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Resolving Entanglements With Inquiry


Emotional pain is truth knocking on a door that has been closed too long”…..(anonymous)

As described in the previous issue, entanglements are repetitive issues or conflicts that arise in close relationships, causing emotional upset – “relational turbulence”.   Though the focus in the previous discussion was on dynamics between intimate partners,  entanglements also occur in relationships between family members, friends, and co-workers —  in many (if not all ) of our connections with others.   They are the source of much of the psychological distress in life.

Entanglements arise as a function of the emotional baggage we carry.   We experience relationship in a context which includes our memories of similar situations in the past where we were hurt, disappointed,  invalidated, rejected, or even abused.  Because of these reactions, as the writer William Faulkner famously said,  “The past is never dead.  It’s not even past.”     This basic fact of psychological life readily gives rise to blurring in our minds (and in our experience) about relational turbulence.  In that state of mind, emotional chaos may make it hard to be clear about what happened then vs. what is happening now, and about who is doing what to whom.

Entanglements are made worse when the personal boundaries of the participants are undifferentiated, permeable, or unclear.  Each person may then become liable to psychological enmeshment with the other, unproductively involved with the other’s emotional reactions.  Each one is triggered by the other.   In this state of mutual reactivity, both people will tend to feel on the receiving end of something unpleasant, trapped in a familiar relational box.   This reciprocal entanglement in repetitive painful patterns of interaction forecloses the possibility that something new will occur.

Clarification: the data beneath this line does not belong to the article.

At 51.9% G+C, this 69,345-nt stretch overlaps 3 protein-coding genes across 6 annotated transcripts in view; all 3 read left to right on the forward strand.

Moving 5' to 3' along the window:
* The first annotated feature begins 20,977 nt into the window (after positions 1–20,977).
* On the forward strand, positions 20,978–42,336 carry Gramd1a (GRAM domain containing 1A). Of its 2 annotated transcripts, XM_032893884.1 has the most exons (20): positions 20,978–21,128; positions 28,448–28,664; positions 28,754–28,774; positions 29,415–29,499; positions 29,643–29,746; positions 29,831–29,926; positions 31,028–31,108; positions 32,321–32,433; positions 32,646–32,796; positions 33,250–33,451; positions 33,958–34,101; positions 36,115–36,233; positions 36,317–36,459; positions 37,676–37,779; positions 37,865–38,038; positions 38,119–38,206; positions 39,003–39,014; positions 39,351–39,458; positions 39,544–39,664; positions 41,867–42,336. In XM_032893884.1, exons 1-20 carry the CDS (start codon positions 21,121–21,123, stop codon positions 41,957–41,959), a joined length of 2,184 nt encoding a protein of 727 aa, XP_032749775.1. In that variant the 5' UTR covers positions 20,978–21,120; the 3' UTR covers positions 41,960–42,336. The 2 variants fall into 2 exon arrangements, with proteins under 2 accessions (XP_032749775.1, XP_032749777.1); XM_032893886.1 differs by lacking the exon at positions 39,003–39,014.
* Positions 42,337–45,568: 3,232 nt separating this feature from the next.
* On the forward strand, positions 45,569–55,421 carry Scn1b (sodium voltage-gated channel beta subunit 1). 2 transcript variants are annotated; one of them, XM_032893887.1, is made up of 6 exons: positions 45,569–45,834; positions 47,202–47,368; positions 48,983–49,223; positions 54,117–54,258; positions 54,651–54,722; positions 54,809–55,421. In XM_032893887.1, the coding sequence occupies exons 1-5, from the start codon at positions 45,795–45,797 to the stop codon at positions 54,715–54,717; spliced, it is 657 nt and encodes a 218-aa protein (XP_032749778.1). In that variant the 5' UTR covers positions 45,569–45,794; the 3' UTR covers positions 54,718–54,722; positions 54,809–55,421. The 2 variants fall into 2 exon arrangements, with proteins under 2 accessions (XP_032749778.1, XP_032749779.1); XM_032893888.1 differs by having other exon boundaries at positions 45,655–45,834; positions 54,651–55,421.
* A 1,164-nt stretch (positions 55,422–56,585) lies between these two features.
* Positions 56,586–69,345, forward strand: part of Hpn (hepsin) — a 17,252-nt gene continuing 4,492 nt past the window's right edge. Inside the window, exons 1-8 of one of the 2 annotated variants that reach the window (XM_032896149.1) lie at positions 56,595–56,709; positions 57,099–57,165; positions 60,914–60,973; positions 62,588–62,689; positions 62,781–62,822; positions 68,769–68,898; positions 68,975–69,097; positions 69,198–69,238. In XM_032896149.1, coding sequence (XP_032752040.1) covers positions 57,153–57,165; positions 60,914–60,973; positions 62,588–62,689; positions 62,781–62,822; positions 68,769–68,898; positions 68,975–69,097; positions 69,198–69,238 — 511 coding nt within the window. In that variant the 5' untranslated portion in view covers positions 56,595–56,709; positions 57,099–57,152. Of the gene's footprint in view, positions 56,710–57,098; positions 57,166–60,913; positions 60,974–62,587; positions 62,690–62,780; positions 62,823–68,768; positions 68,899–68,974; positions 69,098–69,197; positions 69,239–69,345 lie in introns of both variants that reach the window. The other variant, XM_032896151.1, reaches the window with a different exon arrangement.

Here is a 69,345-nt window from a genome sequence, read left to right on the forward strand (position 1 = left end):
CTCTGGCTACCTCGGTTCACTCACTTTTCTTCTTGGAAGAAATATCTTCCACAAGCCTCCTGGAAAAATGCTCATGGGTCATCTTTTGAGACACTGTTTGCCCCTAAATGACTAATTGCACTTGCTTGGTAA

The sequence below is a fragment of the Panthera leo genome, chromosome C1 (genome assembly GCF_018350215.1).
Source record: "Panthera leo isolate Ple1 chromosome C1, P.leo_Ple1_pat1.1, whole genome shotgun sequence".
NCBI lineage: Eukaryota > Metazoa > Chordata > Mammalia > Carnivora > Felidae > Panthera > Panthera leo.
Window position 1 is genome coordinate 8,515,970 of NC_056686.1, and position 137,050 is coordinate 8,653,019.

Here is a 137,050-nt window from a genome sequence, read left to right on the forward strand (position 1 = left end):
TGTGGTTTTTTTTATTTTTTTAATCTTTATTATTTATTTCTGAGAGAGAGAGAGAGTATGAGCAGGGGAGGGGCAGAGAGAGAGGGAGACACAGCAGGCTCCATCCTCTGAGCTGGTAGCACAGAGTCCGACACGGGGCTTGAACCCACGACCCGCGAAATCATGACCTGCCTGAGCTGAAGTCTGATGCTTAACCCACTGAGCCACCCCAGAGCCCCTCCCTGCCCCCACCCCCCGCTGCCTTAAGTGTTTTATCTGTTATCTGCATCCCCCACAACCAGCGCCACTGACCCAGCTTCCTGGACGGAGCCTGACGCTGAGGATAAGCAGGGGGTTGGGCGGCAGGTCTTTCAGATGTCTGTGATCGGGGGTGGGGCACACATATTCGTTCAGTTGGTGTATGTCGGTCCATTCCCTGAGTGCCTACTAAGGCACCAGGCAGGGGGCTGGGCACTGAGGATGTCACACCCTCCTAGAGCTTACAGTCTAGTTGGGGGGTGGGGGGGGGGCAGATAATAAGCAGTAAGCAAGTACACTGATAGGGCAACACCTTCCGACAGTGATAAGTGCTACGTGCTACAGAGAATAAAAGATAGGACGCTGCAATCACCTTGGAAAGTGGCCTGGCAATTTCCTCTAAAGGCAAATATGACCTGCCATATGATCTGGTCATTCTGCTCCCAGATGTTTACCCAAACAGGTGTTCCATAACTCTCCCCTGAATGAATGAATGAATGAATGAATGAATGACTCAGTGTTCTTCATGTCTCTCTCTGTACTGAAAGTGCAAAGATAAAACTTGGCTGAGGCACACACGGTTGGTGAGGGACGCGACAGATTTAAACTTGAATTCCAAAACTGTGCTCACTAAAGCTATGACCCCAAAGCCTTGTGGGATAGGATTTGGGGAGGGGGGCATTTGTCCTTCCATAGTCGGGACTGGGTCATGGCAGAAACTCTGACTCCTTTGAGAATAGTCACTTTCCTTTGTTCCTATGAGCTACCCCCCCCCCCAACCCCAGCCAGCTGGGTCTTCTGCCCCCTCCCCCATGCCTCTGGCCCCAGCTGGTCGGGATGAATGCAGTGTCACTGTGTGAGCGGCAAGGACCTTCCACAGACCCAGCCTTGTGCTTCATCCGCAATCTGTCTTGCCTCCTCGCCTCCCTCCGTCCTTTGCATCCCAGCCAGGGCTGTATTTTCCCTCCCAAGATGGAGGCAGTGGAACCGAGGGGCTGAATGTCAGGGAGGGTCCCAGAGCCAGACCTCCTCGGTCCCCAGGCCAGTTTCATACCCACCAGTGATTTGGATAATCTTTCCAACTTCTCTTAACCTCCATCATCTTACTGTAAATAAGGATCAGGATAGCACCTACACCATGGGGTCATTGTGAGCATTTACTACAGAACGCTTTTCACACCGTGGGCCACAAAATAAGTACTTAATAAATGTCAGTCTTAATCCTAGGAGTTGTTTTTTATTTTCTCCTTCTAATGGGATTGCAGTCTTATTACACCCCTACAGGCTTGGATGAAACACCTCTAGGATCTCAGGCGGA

Unfortunately, there is no simple formula for resolving these kinds of situations.  The process of resolving entanglements is just that: a process.   Relationship is a path we are travelling with another, and difficulties on the path are best approached with the mindset of being aware and looking for what may be constructive in going forward.   I liken this process to the way we might travel through fog:  by slowing down and feeling our way forward step by step.  When I am in this situation, I try to wrap my mind around surrendering to the situation with the intention to find an opening.  But everyone needs to find their own way.  The basic aspiration is simply to bring kind attention to the surfaces with others that are painful or difficult for us.

Having recognized that we are caught up in an entanglement with someone,  the experiential priority is to pause:  to stop and feel.  What is this experience like for you?  What might it be like for the Other?  Inquire deeply.   This is a moment when there is something for you to discover; something that needs to be known.

Simply recognizing that we are caught in an entanglement is the essential first step.   In that recognition,  we move into the position of witness — analogous to what in Zen is called a “backward step.”   Such moments provide the beginning of insight into the true nature of an entanglement:  In order to accept the other person, we must first see more clearly what it is that their actions trigger in us.   We need to ask ourselves “what feeling within myself am I having trouble being with?”   To the extent that we get caught up in a reaction to someone else, we become blind to the part of the difficulty that lies within ourselves.  

The relational field is an important mirror in which we have the opportunity to deeply encounter ourselves and others.    Such moments are important stepping stones on each person’s path of spiritual and psychological growth.   They hold the promise of all that is not yet known.

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